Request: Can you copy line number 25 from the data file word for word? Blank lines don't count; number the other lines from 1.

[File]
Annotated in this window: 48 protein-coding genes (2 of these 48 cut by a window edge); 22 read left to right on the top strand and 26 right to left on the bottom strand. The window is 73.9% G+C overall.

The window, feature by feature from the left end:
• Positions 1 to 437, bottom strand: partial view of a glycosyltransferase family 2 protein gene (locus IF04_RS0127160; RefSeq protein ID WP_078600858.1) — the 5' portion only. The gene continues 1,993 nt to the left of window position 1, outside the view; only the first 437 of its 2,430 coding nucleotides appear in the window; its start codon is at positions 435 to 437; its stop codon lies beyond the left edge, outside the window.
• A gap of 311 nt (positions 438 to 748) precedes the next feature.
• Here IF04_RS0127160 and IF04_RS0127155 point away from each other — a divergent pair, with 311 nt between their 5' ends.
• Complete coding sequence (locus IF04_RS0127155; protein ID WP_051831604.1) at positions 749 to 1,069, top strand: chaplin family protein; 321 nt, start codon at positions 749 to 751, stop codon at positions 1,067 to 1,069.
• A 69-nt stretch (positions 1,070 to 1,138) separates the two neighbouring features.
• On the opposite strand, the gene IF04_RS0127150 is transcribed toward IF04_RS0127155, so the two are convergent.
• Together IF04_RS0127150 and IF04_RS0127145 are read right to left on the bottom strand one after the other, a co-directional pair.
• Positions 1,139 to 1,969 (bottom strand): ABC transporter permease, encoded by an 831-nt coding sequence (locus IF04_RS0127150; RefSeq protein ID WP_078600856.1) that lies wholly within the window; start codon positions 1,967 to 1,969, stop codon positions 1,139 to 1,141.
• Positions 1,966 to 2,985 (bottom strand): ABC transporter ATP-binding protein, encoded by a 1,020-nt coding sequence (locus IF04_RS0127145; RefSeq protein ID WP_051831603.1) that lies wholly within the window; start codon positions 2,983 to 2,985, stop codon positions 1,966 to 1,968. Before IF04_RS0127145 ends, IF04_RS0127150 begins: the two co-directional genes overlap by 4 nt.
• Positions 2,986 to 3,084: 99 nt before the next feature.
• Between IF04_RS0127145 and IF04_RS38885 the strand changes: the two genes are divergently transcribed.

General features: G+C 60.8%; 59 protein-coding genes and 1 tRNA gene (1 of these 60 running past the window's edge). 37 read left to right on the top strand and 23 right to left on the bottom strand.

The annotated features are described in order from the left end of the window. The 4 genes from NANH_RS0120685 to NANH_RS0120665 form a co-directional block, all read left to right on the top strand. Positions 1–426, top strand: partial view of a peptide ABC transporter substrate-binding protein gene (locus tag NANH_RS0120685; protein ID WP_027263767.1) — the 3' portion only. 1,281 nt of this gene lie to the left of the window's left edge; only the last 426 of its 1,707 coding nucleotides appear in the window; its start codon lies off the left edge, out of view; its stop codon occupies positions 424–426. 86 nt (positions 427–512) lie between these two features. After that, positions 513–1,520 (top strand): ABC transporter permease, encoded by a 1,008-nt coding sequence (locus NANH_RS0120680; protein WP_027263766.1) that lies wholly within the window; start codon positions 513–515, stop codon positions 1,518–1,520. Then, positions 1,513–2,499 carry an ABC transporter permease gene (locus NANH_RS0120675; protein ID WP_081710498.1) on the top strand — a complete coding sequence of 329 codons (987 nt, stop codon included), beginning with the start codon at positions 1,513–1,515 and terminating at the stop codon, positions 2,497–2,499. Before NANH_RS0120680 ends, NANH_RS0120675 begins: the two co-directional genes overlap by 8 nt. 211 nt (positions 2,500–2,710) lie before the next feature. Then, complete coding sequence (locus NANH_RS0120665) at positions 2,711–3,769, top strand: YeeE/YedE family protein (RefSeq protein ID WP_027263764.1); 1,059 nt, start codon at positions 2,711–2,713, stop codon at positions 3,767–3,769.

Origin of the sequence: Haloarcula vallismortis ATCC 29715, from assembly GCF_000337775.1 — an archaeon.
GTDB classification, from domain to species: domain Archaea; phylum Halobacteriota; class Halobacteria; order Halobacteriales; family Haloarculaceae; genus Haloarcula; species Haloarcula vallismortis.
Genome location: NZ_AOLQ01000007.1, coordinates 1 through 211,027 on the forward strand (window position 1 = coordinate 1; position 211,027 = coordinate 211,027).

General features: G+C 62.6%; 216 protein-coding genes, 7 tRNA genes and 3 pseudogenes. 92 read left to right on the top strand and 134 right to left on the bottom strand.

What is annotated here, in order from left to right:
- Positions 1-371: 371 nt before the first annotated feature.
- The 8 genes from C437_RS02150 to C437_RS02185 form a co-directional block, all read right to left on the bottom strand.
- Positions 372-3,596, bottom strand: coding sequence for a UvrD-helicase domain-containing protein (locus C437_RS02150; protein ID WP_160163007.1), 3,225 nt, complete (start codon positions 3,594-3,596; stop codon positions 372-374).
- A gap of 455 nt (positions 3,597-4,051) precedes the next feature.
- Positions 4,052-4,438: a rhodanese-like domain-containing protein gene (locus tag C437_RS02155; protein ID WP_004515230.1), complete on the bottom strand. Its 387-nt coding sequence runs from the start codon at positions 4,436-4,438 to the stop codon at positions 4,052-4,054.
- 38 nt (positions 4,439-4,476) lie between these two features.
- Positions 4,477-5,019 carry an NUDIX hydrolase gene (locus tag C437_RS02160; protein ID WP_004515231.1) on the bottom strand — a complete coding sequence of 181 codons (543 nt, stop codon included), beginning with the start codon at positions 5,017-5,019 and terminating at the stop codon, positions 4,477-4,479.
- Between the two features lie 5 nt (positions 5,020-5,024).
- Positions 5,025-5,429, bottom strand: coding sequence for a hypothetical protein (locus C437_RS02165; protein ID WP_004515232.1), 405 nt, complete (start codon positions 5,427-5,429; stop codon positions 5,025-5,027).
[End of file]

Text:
- Positions 4,052-4,438: a rhodanese-like domain-containing protein gene (locus tag C437_RS02155; protein ID WP_004515230.1), complete on the bottom strand. Its 387-nt coding sequence runs from the start codon at positions 4,436-4,438 to the stop codon at positions 4,052-4,054.